An area where US use has expanded considerably as a useful adjunct in therapy for RA foot disease is in its utility for guiding injection techniques. Over the past decade, corticosteroid injections, joint aspiration and synovial biopsy have been reported as more readily performed on the foot under US guidance than by clinical palpation alone [1,2,6,80,81]. Investigators also agree that US guiding improves the efficacy of local corticosteroid injections, as well as improving diagnostic capability for inflammatory arthritis within the foot [6,80,81]. In patients with midfoot degenerative changes (n = 59), US observations frequently led to changes in diagnosis of inflammatory lesions in painful feet, as well as planning of corticosteroid injections [81]. Additionally, it has been proposed that the use of US in the management of corticosteroid injections in chronic inflammatory diseases may have an important prognostic and diagnostic impact on the efficacy of local treatment of painful foot joints [80].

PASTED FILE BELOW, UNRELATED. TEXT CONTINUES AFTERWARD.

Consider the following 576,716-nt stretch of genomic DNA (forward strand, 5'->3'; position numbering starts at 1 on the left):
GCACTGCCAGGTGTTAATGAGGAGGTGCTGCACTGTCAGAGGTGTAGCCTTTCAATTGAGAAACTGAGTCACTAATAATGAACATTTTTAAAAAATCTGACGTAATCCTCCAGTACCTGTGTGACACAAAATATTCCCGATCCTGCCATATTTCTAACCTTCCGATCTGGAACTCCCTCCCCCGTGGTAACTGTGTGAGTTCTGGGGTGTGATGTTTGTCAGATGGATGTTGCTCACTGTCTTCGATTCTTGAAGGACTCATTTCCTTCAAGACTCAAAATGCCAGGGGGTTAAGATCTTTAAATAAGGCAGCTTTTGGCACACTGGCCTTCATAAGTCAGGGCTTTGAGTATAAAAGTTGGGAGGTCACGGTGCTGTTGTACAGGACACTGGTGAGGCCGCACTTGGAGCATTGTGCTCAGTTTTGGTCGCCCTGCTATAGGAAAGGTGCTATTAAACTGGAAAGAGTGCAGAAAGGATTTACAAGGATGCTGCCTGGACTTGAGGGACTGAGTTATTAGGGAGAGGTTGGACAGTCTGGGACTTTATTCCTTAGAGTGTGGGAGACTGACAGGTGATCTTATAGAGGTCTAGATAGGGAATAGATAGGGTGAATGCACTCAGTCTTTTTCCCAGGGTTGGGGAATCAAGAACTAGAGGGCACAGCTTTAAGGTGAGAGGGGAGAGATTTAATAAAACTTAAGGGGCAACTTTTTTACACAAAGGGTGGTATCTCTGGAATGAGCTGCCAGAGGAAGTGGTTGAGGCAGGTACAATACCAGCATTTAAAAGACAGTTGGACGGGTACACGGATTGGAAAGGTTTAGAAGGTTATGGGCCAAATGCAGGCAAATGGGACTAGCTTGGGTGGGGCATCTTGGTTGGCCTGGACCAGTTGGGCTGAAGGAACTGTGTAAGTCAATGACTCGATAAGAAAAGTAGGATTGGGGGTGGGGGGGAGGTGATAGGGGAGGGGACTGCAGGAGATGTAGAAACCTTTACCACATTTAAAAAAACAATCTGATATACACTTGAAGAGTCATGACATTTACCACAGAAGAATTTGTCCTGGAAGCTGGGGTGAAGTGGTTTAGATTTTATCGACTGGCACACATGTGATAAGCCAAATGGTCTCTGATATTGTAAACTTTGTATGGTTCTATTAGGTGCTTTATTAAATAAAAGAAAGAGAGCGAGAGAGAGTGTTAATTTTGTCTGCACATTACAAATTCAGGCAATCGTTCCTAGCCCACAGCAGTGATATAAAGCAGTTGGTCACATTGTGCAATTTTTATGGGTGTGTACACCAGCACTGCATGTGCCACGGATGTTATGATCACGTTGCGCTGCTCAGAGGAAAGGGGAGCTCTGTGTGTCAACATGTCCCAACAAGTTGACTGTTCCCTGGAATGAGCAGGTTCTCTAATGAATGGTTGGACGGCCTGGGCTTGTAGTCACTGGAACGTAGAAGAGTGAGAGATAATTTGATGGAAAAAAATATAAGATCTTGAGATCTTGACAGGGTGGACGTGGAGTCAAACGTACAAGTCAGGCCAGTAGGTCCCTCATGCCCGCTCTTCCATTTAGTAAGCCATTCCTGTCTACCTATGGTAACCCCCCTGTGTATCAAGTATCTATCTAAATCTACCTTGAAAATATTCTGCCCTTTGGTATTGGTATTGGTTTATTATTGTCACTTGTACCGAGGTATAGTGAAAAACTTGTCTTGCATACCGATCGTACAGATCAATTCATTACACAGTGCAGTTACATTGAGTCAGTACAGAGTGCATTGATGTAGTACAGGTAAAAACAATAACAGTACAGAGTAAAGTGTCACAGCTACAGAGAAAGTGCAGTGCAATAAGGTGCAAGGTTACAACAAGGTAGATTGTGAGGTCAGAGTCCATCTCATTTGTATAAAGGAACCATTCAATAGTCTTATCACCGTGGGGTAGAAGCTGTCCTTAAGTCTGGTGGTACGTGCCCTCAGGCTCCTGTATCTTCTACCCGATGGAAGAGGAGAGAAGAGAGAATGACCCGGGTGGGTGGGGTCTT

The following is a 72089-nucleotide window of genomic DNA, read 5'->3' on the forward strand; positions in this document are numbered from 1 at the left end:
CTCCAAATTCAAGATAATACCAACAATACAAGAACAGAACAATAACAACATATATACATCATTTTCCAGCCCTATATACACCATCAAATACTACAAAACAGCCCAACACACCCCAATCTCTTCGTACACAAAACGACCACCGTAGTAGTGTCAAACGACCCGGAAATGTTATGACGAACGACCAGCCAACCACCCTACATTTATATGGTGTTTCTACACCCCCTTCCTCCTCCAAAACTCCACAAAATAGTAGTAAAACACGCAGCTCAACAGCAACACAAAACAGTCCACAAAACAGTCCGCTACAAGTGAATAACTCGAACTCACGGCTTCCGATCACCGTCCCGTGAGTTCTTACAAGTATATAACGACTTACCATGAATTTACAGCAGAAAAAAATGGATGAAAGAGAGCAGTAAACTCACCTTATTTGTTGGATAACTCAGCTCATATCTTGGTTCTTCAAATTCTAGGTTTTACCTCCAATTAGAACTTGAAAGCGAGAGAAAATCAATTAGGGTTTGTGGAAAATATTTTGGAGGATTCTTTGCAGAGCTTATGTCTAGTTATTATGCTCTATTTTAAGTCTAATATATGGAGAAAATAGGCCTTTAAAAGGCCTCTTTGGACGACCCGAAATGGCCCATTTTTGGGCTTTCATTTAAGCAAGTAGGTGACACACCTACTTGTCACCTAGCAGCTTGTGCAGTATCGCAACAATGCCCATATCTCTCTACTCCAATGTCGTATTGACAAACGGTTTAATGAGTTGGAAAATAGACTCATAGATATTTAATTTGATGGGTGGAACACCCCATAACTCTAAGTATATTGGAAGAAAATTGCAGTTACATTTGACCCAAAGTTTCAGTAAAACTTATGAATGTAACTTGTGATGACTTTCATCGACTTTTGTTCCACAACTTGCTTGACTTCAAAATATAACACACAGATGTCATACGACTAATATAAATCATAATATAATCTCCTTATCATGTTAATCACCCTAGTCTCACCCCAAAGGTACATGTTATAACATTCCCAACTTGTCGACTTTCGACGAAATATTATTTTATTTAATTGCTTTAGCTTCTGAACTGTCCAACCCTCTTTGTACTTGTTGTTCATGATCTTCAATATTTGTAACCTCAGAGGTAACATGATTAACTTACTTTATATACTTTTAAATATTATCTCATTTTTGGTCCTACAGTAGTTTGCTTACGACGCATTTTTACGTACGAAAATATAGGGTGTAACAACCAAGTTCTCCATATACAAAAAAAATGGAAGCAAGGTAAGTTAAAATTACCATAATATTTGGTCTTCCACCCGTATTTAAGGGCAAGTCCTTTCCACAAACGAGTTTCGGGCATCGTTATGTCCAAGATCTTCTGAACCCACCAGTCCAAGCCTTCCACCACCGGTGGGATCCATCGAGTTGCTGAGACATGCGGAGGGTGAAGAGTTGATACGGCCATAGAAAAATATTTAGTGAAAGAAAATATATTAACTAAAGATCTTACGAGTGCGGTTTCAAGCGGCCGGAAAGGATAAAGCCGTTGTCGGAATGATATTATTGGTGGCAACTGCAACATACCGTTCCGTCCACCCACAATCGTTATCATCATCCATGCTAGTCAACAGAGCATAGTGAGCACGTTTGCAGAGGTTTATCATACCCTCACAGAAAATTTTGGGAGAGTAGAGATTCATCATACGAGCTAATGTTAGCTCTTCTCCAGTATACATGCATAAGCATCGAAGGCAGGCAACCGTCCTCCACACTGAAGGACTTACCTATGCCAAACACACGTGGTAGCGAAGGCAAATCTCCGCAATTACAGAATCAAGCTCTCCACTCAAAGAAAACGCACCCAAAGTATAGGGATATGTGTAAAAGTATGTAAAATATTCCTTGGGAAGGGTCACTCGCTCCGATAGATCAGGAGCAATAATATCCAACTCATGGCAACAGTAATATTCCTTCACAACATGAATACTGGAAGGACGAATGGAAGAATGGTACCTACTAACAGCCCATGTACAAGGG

As well as clinical applications, researchers have used US to guide injection of contrast agent into lesser MTP joints to enhance T1-weighted fat-suppressed sequences for investigation by MRI [70]. Nevertheless, despite such investigations and considering that appropriate therapy might strongly depend on accurate diagnosis, studies addressing the impact of US guidance for injection techniques in RA foot disease are rare and more data are required in this area.

Challenges to the uptake of US as a key modality in imaging foot disease